Developing like a pro — portrait only apps

Likes to Android with the aim of making that million dollar app one day; retiring to a beach of his choice. For now writes blog posts to hopefully enlighten others & gain some feeling of self worth.

When writing an Android application there comes a time when the client / business utters those dreaded words. "Let's support only portrait for phone and landscape for tablets" they might add ... "just for now". After all the debates and your passion to prove this is the wrong decision sometimes it just has to be done. This blog post will discuss the hidden pitfalls of this decision including unexpected crashes and explain how you can work around these to make a solid, well functioning app that you can change to supporting both orientations in an instant.

I admit I am not the UI guy, I fail at making things shiny and at tweaking the UI views to get it just right. I much prefer the 'back end' of the application the code that makes it run with shiny caches and performant loading. Therefore this post is not going to be hovering around resource buckets, or layouts. So when I say supporting both orientations in an instant. I mean from this perspective and yes you would likely have to do further work to improve your alternative orientation view design - not todays problem.

What is a configuration change

device configurations can change during runtime (such as screen orientation, keyboard availability, and language). When such a change occurs, Android restarts the running Activity (onDestroy() is called, followed by onCreate()). 1

Device configuration changes are bad news for your activity it is killed and a fresh one created in its place. However this new activity knows nothing about your data in the last activity unless you implement onSaveInstanceState and restore this state when the new activity is created. When you lock an app to landscape or portrait not noticing these device configuration changes will have a big impact on your app users and therefore your app store ratings. Put another way; when an app is locked to portrait onSaveInstanceState will not be implemented as the developer has never seen a config change and so they have not seen the bugs they have to fix.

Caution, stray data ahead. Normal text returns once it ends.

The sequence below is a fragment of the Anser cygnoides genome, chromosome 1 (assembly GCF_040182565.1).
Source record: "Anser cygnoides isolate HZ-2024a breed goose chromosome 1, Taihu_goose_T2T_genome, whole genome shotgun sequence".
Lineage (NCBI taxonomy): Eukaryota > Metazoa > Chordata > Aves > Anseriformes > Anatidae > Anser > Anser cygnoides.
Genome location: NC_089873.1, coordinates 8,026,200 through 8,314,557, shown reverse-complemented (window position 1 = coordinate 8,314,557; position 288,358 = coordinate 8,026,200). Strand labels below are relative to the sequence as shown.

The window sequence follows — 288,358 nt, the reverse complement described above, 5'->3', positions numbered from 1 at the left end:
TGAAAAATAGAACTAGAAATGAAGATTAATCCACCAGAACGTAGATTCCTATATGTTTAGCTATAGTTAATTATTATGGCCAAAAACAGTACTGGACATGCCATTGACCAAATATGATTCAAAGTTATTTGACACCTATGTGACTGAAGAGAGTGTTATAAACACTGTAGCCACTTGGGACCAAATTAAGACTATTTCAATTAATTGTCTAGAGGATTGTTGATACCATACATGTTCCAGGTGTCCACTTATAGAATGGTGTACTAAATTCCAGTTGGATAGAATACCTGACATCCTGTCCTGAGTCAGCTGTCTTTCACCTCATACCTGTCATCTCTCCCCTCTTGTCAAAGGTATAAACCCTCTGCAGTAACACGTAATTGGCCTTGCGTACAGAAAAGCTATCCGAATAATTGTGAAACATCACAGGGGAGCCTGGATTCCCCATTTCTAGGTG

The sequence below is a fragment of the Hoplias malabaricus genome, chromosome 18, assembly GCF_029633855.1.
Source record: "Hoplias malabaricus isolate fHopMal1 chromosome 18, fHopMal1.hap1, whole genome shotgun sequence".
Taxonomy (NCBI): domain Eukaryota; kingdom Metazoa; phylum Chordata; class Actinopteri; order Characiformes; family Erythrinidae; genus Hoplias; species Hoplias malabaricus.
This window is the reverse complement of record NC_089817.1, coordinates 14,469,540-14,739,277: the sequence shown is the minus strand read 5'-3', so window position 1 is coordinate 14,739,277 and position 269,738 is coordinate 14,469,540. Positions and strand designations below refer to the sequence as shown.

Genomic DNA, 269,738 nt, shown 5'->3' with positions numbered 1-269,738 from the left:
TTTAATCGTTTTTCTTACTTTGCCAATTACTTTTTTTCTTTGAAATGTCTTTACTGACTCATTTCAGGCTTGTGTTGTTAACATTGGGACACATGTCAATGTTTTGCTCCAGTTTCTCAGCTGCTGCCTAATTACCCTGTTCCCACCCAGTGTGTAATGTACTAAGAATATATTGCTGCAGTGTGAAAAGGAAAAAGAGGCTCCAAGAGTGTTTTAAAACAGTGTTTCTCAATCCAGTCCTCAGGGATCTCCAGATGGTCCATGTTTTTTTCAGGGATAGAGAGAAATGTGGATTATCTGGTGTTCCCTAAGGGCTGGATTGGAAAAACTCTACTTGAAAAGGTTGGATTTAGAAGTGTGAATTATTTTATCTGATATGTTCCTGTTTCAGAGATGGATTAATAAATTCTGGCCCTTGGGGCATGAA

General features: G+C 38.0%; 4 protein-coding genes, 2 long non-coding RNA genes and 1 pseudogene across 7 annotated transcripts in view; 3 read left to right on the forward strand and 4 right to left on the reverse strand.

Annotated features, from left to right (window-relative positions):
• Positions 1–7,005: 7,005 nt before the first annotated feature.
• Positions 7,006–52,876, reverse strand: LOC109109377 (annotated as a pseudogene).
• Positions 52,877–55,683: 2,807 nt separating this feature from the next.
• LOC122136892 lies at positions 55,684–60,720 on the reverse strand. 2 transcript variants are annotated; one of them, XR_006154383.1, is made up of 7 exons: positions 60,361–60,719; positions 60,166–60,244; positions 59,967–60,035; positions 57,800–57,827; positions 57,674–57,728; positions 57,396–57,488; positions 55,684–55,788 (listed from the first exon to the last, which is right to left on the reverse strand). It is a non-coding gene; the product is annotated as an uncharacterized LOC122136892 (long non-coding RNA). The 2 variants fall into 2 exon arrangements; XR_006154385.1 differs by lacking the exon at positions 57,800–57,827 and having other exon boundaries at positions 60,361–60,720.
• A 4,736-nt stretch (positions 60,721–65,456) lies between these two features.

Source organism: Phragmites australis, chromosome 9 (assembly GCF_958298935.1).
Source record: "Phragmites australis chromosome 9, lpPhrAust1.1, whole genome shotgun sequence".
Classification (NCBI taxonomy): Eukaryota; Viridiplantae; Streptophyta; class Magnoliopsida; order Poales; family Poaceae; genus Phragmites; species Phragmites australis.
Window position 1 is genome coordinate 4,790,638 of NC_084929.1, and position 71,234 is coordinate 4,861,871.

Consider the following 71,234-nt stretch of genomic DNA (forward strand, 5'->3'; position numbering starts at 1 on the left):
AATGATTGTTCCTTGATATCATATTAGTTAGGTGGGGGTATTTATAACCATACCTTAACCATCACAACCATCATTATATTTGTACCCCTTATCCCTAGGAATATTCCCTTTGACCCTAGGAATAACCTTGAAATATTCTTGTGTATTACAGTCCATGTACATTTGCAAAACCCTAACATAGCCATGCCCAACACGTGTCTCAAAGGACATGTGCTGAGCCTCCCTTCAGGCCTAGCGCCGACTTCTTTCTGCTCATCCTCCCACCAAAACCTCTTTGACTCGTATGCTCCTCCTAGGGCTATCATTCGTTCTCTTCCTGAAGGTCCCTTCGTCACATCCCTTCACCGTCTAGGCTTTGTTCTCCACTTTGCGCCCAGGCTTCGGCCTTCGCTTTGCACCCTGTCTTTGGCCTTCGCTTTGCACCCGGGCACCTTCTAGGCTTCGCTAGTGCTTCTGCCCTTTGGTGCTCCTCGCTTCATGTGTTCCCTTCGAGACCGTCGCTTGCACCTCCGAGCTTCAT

Your activity rotating - even if this is by accident as you lean your hand to the side is the most obvious tool you have to highlight glitches or app crashes in your code from config changes.

An activity rotating is a change of device configuration. There are other instances of a configuration change that you aren't too likely to bump into whilst developing but WILL happen when in the wild i.e. when you release your app. For instance somebody plugging in a keyboard or secondary screen, changing the global font scale, putting the device in a car dock or changing the device language. These are rare events as you develop but as your user base grows they become more prevalent. If you have activity rotation disabled you aren't going to be noticing configuration change bugs unless you actively test for them.

So what can we do to deal with this, the client wants a portrait only app, we want to not glitch/crash on configuration change. Lets talk about some tools and techniques to bridge the divide here.

orientation only locked by 180°

Allow your users to be free! Just because the business only wants to support tablet landscape orientation doesn't mean you can't support orientation changes. Introducing sensorLandscape.

sensorLandscape - Landscape orientation, but can be either normal or reverse landscape based on the device sensor. Added in API level 9. 2

There are both sensorPortrait and sensorLandscape. This means you will get configuration changes you just have to spin your device around a full 180 degrees. This benefits the user as well if they have some crazy display or pass there tablet to a friend upside down. Unfortunately on phones the 180° portrait view is disabled by default (enabled by default on tablets) so most phones won't support this, but some will so no harm having it on! This can be seen here, here and here in the AOSP source code.

As an example of changing your AndroidManifest.xml:

<activity  
      android:name="com.novoda.MyActivity"
      android:screenOrientation="sensorLandscape" />

Side note: there is a funny old bug (typo) that has now been fixed where you had to use sensorPortait (missing the R) depending on the Android version you targeted.3

orientation not locked whilst developing